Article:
Since the arrival of Cards Against Humanity, and its subsequent huge success, games makers have been scrambling to create their own saucy and borderline (if not flat out) offensive games to capitalise on it. A new addition to the wealth of games out there is Filth from Summersdale Publishers Ltd. The card game, which hopes to capture the same market as Cards Against Humanity, warns that you shouldn’t play it with your parents but it is as risqué as it teases?
Given that I regularly play Cards Against Humanity with my parents, there’s pretty much nothing off limits so it’s with intrigue and excitement that I cracked open Filth, assembled a few players and got to work testing the game out. Like Cards Against Humanity it’s a card combination game but the twist here is that the cards are split into 5 numbered piles. To play you start with 5 cards – one from each pile – and each round you take a card, replenish your hand with a card from the same pile and pass your cards to the player on the left.
The aim is to go around 5 times until you’ve made the filthiest sentence you can with five differently numbered cards. It’s simple and very easy to pick up, and once you get going it’s pretty speedy to play. When the cards fit together to make a smutty sentence, the game is very entertaining but I found that the options weren’t as filthy as I was led to expect. For every sentence about pleasuring yourself with a cucumber in your grandma’s living room, there were plenty that were completely filth free.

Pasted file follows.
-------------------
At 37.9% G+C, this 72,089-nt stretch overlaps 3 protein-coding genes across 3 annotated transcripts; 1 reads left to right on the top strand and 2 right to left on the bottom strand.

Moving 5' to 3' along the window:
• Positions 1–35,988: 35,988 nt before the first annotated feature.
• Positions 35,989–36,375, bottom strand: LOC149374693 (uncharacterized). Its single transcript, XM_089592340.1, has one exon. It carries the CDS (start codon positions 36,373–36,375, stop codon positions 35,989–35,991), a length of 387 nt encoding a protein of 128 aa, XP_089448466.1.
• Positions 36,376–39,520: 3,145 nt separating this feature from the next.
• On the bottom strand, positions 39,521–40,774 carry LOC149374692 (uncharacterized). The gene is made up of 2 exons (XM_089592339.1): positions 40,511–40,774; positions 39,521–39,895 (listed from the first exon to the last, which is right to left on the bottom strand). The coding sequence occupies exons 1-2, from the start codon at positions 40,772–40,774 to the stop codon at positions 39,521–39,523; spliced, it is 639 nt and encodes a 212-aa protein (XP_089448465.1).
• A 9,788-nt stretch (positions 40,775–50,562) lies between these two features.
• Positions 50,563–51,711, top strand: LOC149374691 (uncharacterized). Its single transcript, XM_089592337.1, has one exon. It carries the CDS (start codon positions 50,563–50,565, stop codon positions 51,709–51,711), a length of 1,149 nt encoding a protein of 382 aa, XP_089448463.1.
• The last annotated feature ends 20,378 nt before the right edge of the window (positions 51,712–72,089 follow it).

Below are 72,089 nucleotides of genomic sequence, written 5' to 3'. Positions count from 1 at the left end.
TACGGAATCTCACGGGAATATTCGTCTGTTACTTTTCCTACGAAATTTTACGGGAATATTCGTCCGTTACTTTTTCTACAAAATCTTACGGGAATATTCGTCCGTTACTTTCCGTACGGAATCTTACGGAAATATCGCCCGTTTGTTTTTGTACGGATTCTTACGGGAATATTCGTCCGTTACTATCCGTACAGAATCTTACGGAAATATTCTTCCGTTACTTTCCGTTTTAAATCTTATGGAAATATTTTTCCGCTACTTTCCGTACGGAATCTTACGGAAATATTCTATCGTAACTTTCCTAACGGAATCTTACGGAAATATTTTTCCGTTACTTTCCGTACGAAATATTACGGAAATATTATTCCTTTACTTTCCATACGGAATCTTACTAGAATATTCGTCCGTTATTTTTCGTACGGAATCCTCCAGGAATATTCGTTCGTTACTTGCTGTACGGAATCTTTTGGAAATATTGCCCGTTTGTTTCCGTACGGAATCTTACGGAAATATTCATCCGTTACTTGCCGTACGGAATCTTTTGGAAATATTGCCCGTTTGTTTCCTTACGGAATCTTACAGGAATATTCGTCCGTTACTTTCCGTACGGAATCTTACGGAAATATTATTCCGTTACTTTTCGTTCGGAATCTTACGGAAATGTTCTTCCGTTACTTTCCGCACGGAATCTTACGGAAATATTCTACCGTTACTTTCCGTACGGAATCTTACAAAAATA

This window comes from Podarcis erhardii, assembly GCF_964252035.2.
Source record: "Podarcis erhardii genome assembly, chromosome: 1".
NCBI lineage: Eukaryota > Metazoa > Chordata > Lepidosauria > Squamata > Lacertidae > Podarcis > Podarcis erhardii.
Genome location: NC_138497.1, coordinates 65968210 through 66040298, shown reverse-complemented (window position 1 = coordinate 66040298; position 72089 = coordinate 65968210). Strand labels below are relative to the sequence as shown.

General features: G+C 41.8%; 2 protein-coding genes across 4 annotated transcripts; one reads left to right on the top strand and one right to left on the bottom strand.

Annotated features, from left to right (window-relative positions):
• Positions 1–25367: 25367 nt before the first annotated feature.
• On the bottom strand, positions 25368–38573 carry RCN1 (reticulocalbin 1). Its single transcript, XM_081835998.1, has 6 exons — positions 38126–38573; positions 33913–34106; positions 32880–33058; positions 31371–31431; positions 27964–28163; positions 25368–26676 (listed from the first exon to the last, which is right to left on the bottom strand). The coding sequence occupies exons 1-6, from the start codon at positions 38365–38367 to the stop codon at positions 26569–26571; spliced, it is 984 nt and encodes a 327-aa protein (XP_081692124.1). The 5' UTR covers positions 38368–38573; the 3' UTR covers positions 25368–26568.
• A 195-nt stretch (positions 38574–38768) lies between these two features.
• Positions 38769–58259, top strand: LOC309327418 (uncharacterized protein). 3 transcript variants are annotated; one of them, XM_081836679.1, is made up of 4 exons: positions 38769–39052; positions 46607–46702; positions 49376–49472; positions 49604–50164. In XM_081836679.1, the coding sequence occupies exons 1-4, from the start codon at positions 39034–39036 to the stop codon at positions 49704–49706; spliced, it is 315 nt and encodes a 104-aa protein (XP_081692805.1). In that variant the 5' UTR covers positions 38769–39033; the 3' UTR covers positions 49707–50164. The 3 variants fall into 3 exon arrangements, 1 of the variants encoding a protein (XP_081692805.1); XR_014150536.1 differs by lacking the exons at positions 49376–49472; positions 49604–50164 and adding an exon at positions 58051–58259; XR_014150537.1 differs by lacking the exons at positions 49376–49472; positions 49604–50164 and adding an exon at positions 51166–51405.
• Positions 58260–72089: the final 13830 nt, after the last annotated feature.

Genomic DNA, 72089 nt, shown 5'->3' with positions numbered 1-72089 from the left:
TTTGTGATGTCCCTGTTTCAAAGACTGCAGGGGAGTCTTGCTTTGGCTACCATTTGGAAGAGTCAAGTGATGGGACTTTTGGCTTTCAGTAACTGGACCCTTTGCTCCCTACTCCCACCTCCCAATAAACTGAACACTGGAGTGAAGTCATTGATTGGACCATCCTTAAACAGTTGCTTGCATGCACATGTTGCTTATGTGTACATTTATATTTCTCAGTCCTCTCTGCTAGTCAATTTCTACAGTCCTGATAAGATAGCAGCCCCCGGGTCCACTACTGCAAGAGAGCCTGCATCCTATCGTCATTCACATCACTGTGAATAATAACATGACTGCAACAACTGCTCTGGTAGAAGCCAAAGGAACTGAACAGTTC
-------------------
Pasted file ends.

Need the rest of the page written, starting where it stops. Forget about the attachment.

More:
Another thing that slightly hampered the reveal is that passing the cards around means that everyone sees pretty much all of the cards. Where Cards Against Humanity excels is that you have no idea what’s been played until you read them out (usually after crying with laughter for a while first). In Filth you already know some of the options so the laugh-out-loud factor is somewhat lessened.
The winner is decided by completing the amount of rounds that equal the number of players. You can get through a game easily in around 30-minutes so it’s not a big time commitment by any stretch of the imagination.
Filth is a fun game and it’s a nice alternative to Cards Against Humanity but it doesn’t have the same impact as that juggernaut. Don’t get me wrong, it’s very funny at times but the cards were much more vanilla than the box leads you to expect. Personally, I could play this with my family as it’s pretty tame and I imagine after a few drinks, the fun factor may well rocket up. It’s a good effort but it doesn’t quite hit its intended mark.
Publisher: Summersdale Publishers Ltd Buy Filth